Jack Sharry: So it occurs to me, Heather, we talk so often I forget all the stuff we’ve done together, you and I are fierce advocates for improved outcome at the investor advisor. And firm level. That’s That’s who we are what’s what we do. And you may recall, we did a you were part of a group that did a white paper with the MMI, I think it was called Modern wealth, it’s probably about five years old, for those interested in checking it out, you can find it on the LifeYield website. But in any event, what we talked about is this UMH concept, I’m not even sure we called it that then but the whole idea of looking all the different aspects and elements coordinating all the different technology elements. So I do suggest to our audience, if you want to read up on an early document around this concept, but you and I’ve been on the next chapter Advisory Council, there’s a bunch of them that we’ve done together. And one of things we said in that original Modern wealth paper that I’ve been talking about ever since. And it’s coming to bear where it’s happening in terms of technology, the tech stack, you described that if you want to improve outcome, you’ve got to look at cost, you got to look at risk, you got to look at tax, and also how you incorporate social security into the income stream. Ultimately, that’s an important component, especially since if you wait between 62 and 70. The government gives you an 8% increase each year. So often it makes sense to wait. But then how do you work around that if you want to retire earlier, all the complexity that goes with that. But maybe if you’d comment about this notion of one, advocacy and two, how do we make it real? Because we’re all in that fiercely working along around? How do we make it better? How do we create better outcomes for investors, advisors and firms, but talk a little bit about that, and specifically what you’re doing, assuming you already have great product, which you do, and assuming that you’re creating great relationships, which you’re doing and have done. How does that play out? If I’m an advisor, how does that play out? If I’m in the RNA world? How does that play out? If I’m at a wire house or other large national firm? How do you see that progressing?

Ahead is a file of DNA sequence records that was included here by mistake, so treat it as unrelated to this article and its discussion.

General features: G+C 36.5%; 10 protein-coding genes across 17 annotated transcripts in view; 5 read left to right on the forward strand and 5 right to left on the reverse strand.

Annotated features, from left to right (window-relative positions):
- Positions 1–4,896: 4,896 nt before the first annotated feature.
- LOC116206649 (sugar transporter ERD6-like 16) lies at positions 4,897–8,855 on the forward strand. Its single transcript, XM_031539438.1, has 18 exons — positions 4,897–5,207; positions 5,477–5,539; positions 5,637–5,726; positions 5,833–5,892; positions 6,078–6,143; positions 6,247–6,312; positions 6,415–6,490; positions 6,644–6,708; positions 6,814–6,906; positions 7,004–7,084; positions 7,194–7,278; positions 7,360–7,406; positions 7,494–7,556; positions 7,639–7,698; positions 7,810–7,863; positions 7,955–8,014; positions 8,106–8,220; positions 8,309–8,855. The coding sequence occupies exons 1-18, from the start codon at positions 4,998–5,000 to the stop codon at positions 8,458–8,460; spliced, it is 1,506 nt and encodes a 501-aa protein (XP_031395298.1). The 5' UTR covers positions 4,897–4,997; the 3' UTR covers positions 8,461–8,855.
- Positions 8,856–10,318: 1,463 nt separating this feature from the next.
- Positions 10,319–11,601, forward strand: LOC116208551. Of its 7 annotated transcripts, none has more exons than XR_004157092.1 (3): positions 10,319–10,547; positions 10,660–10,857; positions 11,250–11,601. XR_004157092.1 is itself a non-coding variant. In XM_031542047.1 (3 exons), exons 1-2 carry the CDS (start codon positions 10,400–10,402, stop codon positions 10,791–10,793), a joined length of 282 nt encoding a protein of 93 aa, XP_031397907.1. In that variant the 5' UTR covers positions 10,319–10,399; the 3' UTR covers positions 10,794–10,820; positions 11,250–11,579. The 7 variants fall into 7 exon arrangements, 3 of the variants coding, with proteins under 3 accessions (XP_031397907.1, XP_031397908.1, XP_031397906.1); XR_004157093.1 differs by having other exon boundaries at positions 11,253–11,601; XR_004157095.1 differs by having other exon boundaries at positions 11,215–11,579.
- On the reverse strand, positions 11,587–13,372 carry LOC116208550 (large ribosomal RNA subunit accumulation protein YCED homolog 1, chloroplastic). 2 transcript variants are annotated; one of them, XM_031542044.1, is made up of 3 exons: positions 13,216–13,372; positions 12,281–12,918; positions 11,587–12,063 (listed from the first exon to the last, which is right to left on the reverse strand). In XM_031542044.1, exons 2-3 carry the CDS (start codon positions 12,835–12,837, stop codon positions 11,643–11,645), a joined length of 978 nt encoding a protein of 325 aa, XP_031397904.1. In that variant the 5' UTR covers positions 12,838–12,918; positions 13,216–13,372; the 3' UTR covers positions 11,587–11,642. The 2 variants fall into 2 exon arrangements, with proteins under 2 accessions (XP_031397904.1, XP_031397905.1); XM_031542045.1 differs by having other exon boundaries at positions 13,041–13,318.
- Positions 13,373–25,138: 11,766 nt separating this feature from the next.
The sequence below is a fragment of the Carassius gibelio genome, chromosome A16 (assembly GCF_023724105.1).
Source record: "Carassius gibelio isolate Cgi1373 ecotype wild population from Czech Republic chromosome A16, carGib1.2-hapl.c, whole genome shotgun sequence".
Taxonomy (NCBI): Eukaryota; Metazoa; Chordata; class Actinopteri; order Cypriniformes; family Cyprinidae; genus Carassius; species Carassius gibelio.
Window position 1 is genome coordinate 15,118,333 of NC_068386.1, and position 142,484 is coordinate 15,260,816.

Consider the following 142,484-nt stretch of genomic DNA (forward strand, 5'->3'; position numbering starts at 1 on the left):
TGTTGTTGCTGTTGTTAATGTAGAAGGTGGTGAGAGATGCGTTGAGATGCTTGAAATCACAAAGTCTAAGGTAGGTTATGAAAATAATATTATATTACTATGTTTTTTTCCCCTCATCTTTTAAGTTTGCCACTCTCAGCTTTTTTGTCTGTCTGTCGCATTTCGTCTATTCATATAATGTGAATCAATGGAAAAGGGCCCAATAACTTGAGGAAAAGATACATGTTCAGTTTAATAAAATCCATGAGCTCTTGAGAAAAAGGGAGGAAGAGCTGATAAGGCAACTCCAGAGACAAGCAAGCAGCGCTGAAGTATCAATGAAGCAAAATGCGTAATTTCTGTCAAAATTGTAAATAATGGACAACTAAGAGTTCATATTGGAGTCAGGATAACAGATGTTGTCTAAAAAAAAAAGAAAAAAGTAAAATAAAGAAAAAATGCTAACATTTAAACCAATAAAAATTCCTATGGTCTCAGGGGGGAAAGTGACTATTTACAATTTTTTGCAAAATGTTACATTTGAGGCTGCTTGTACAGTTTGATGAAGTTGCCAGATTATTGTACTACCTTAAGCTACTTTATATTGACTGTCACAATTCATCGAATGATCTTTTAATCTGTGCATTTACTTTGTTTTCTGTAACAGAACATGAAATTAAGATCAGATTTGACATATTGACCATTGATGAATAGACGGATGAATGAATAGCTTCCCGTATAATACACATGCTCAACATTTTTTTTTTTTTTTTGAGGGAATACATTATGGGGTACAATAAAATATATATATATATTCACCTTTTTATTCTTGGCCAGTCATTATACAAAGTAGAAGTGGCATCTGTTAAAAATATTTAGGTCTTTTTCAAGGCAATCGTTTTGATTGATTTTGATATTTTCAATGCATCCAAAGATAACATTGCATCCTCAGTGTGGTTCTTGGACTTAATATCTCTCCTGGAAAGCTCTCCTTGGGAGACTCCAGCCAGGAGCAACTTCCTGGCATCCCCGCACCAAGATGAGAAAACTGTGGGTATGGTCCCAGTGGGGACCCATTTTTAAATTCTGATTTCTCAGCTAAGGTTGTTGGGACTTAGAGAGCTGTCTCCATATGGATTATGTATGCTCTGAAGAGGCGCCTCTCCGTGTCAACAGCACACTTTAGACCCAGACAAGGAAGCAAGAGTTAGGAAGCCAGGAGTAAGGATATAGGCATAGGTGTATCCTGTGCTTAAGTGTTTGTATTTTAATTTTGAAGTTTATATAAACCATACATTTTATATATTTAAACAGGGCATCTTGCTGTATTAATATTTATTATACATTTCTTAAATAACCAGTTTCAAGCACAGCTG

Heather Kelly: So I from an advocacy standpoint, it’s really just making sure we’re out there and we’re dealing During salient messages that advisors are dealing with on a daily basis. So when we think about the, you know, RIA, or the wire house, or the independent broker dealer, I think the approach is a little bit similar. You know, they’re parts of different organizations and different associations and making sure we’re showing up with the right content that those industry associations is super important. Same thing with trade journals, you know, there, there are many investment trade journals that are out there. But there are some that have more readership in the RIA community, others that have more readership, and the banks, broker dealers and wirehouse communities, and just making sure that we’re delivering that same message, you know, I do think the lines are getting blurred, what we’re seeing on the advisory side is definitely where the wirehouses banks and broker dealers are trending, everybody’s doing financial planning, you know, rewind 10 years ago, you were just really hearing about it from the advisory space. Now. It’s really ubiquitous. And it’s everywhere, I don’t think that there’s any financial institution that doesn’t have advisors who are working in that financial planning space. But I also think, like I’ve mentioned earlier, it’s incumbent upon us to continue to innovate, and to really continue to look to see where the puck is going and making sure that we’re advocating on that behalf as well. And that we’re getting that message out to advisor.,